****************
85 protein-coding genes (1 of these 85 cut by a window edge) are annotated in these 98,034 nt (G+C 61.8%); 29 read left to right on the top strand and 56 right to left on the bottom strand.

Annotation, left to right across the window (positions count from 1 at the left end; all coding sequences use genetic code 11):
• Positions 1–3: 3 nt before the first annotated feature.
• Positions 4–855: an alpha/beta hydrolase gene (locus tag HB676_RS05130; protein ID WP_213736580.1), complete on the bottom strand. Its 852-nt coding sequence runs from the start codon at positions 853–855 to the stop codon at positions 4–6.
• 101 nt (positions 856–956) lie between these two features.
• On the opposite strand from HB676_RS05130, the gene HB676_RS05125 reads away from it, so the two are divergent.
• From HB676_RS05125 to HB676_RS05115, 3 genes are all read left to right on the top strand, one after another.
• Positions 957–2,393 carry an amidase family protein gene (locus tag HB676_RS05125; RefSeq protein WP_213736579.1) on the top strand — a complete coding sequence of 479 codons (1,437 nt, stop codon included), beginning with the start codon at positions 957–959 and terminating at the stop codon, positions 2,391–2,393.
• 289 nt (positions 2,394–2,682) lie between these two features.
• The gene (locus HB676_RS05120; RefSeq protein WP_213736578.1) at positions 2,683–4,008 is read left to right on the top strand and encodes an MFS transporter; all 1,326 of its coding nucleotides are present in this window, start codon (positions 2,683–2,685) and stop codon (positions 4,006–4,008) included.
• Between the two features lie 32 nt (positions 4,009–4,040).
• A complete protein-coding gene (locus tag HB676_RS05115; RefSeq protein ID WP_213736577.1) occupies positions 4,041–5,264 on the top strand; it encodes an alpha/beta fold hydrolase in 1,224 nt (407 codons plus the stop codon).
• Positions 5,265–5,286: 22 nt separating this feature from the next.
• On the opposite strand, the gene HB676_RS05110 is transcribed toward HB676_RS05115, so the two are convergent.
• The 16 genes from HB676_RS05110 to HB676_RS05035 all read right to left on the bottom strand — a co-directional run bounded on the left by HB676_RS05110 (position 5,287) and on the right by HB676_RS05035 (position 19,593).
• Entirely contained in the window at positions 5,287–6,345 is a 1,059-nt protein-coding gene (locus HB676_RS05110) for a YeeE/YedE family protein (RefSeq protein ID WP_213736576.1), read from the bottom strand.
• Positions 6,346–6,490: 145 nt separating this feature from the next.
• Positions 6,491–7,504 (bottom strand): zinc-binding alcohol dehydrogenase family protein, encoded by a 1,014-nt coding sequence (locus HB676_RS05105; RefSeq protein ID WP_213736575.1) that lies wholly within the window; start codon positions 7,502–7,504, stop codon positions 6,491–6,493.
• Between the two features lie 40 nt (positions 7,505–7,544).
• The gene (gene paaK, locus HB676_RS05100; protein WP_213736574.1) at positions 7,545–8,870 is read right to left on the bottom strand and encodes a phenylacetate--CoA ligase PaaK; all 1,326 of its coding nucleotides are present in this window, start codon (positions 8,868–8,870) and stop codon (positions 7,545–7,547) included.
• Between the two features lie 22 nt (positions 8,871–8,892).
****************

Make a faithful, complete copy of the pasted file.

85 protein-coding genes (1 of these 85 cut by a window edge) are annotated in these 98,034 nt (G+C 61.8%); 29 read left to right on the top strand and 56 right to left on the bottom strand.

Annotation, left to right across the window (positions count from 1 at the left end; all coding sequences use genetic code 11):
• Positions 1–3: 3 nt before the first annotated feature.
• Positions 4–855: an alpha/beta hydrolase gene (locus tag HB676_RS05130; protein ID WP_213736580.1), complete on the bottom strand. Its 852-nt coding sequence runs from the start codon at positions 853–855 to the stop codon at positions 4–6.
• 101 nt (positions 856–956) lie between these two features.
• On the opposite strand from HB676_RS05130, the gene HB676_RS05125 reads away from it, so the two are divergent.
• From HB676_RS05125 to HB676_RS05115, 3 genes are all read left to right on the top strand, one after another.
• Positions 957–2,393 carry an amidase family protein gene (locus tag HB676_RS05125; RefSeq protein WP_213736579.1) on the top strand — a complete coding sequence of 479 codons (1,437 nt, stop codon included), beginning with the start codon at positions 957–959 and terminating at the stop codon, positions 2,391–2,393.
• 289 nt (positions 2,394–2,682) lie between these two features.
• The gene (locus HB676_RS05120; RefSeq protein WP_213736578.1) at positions 2,683–4,008 is read left to right on the top strand and encodes an MFS transporter; all 1,326 of its coding nucleotides are present in this window, start codon (positions 2,683–2,685) and stop codon (positions 4,006–4,008) included.
• Between the two features lie 32 nt (positions 4,009–4,040).
• A complete protein-coding gene (locus tag HB676_RS05115; RefSeq protein ID WP_213736577.1) occupies positions 4,041–5,264 on the top strand; it encodes an alpha/beta fold hydrolase in 1,224 nt (407 codons plus the stop codon).
• Positions 5,265–5,286: 22 nt separating this feature from the next.
• On the opposite strand, the gene HB676_RS05110 is transcribed toward HB676_RS05115, so the two are convergent.
• The 16 genes from HB676_RS05110 to HB676_RS05035 all read right to left on the bottom strand — a co-directional run bounded on the left by HB676_RS05110 (position 5,287) and on the right by HB676_RS05035 (position 19,593).
• Entirely contained in the window at positions 5,287–6,345 is a 1,059-nt protein-coding gene (locus HB676_RS05110) for a YeeE/YedE family protein (RefSeq protein ID WP_213736576.1), read from the bottom strand.
• Positions 6,346–6,490: 145 nt separating this feature from the next.
• Positions 6,491–7,504 (bottom strand): zinc-binding alcohol dehydrogenase family protein, encoded by a 1,014-nt coding sequence (locus HB676_RS05105; RefSeq protein ID WP_213736575.1) that lies wholly within the window; start codon positions 7,502–7,504, stop codon positions 6,491–6,493.
• Between the two features lie 40 nt (positions 7,505–7,544).
• The gene (gene paaK, locus HB676_RS05100; protein WP_213736574.1) at positions 7,545–8,870 is read right to left on the bottom strand and encodes a phenylacetate--CoA ligase PaaK; all 1,326 of its coding nucleotides are present in this window, start codon (positions 8,868–8,870) and stop codon (positions 7,545–7,547) included.
• Between the two features lie 22 nt (positions 8,871–8,892).